By Press TV
By Seyyed Mohyeddin Sajedi
It is not yet clear whether or not Yemen’s president will return to his country. Many guess Ali Abdullah Saleh has left Yemen forever.
In an audio recording, he has stated that he is in good health condition since the mortar attack on his compound left him wounded last Friday.
This is despite the fact that US sources say Saleh’s wounds are more severe than initially anticipated; 40 percent of his body has burned, he has brain hemorrhage and shrapnel from the mortar has hit him in the chest just below the heart.
According to US sources, the Yemeni president will not be able to return to his country in the near future despite claims by his officials that he will be back in the country within a few days.
A website close to Yemeni Vice President Abed-Rabbu Mansour Hadi says Saleh has opposed a US-Qatari plot to transfer power in Yemen via a coup. But other sources claim the US ambassador to Sana’a is in constant contact with Hadi.
Making predictions about Yemen is not very difficult. The president of the country has fled to Saudi Arabia, possibly for two reasons. It doesn’t matter if he has gone there for medical purposes or if he has escaped to Saudi Arabia. The important point is that his vice president, who has held the position and has experienced power for nearly 16 years, has gained power for the transition period with the planning of the US and the Persian Gulf Cooperation Council.
Algerian newspaper al-Fajr recently wrote that “Saudi Arabia has become the Mecca for corruption!! Corrupt Arab leaders have gone to live in Saudi Arabia. This was the case for former Tunisian President Ben Ali and former Pakistani President Pervez Musharraf. Hosni Mubarak would have been there too had it not been for his pride and self-esteem… Ali Abdullah Saleh has joined the group.”
Among different news stories, we witness endless media speculation regarding the future of Arab leaders and almost everyone believes that all Arab leaders will leave and that change is imminent. But the scope of the change remained a subject for speculation. Will the change be limited within the borders of these countries or will it affect international relations?
Egyptian newspaper al-Mesryoon has printed a prediction by former Israeli Mossad chief Danny Yatom. He has warned that Israel will enter a war with Egypt, Turkey and Jordan in September, when Palestinians are expected to ask the United Nations to officially recognize a sovereign Palestinian state.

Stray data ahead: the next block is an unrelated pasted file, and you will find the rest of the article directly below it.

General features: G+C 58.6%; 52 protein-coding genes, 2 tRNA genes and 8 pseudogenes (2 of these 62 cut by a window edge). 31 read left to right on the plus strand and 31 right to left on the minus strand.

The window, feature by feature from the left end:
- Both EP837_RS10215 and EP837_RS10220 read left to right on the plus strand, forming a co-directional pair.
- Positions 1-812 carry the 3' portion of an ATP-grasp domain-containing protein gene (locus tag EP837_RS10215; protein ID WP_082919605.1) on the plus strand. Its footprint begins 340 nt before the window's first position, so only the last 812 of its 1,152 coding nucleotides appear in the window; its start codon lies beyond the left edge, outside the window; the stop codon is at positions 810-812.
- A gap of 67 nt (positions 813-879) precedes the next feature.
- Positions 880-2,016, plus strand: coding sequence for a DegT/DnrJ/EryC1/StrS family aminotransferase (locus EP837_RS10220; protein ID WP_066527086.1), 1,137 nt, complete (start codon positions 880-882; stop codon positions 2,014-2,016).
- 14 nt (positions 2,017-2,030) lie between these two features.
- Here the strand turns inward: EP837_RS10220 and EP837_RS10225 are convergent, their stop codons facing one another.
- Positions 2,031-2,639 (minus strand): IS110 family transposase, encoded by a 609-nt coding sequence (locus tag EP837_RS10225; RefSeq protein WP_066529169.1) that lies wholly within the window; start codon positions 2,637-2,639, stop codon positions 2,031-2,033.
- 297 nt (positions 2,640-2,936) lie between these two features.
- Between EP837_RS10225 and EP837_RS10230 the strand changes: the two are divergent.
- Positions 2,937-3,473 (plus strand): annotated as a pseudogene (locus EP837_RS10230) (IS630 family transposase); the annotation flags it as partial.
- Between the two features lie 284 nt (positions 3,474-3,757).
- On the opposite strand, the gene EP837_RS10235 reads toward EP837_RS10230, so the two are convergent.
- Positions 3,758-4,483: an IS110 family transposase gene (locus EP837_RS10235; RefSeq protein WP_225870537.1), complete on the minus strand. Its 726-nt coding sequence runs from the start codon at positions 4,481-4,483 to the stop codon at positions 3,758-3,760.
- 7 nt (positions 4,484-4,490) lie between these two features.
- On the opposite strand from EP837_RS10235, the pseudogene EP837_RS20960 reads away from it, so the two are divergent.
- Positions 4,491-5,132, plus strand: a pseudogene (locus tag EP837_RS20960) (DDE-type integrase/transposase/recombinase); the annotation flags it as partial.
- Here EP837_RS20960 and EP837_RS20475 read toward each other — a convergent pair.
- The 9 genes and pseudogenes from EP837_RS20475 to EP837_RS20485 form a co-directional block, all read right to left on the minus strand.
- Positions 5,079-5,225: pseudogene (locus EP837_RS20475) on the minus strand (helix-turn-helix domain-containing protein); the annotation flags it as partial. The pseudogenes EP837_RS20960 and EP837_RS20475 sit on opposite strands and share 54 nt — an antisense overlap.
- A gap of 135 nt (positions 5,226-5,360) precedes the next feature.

Of course, recognition by the UN differs from membership in the world body. The US may oppose Palestine’s membership in the UN and use its veto power against it, but the Palestinians do not have serious problems in recognizing their independent state at the UN General Assembly.
A state of hostility between Israel on one side and Egypt, Turkey or Jordan on the other may seem far-fetched, but almost no one doubts that [Libyan ruler Muammar] Gaddafi is spending his last weeks in Tripoli.
Aside from advancement by Gaddafi’s opponents towards the Libyan capital and NATO’s reinforcement of its operations, the Russian president’s remarks that Gaddafi should leave office and Moscow and Beijing’s dispatch of delegations for talks with Libya’s opposition Transitional National Council leaves no doubt regarding the fact that no one has left on his side throughout the world.
The situation is also headed towards complication in Syria despite Bashar al-Assad’s efforts to implement change and reform in the country.
Turkey, the US and Europe are also trying to mass the Syrian opposition in a united front with Saudi Arabia and Qatar assisting them. Two related gatherings in the cities of Antalya in Turkey and Brussels in Belgium bode ill for Damascus.
Some predict that Syria would undergo some serious development until September, which would overshadow the Middle East.
Another prediction pictures continued presence of tens of thousands of US troops in Iraq. All US troops should leave the country by the end of December, but Maliki’s government is under pressure to agree longer deployment. In the light of the likelihood that the situation aggravates in Syria, Washington prefers to keep part of its army in Iraq.
The situation in Bahrain is different. The Bahraini’s freedom-seeking movement has been crushed before the eyes of Western governments. The governments have, however, found that survival of the current state suits their interests best.
The Bahraini king only extended an invitation for the resumption of the national dialogue after the US president underlined the necessity for talks in his recent speech about the Middle East.
The Bahraini crown prince is welcomed at the White House and received the praise of US officials. Is taking place of the Formula One auto race in Bahrain more important than forming a constitutional government and real parliament in the country?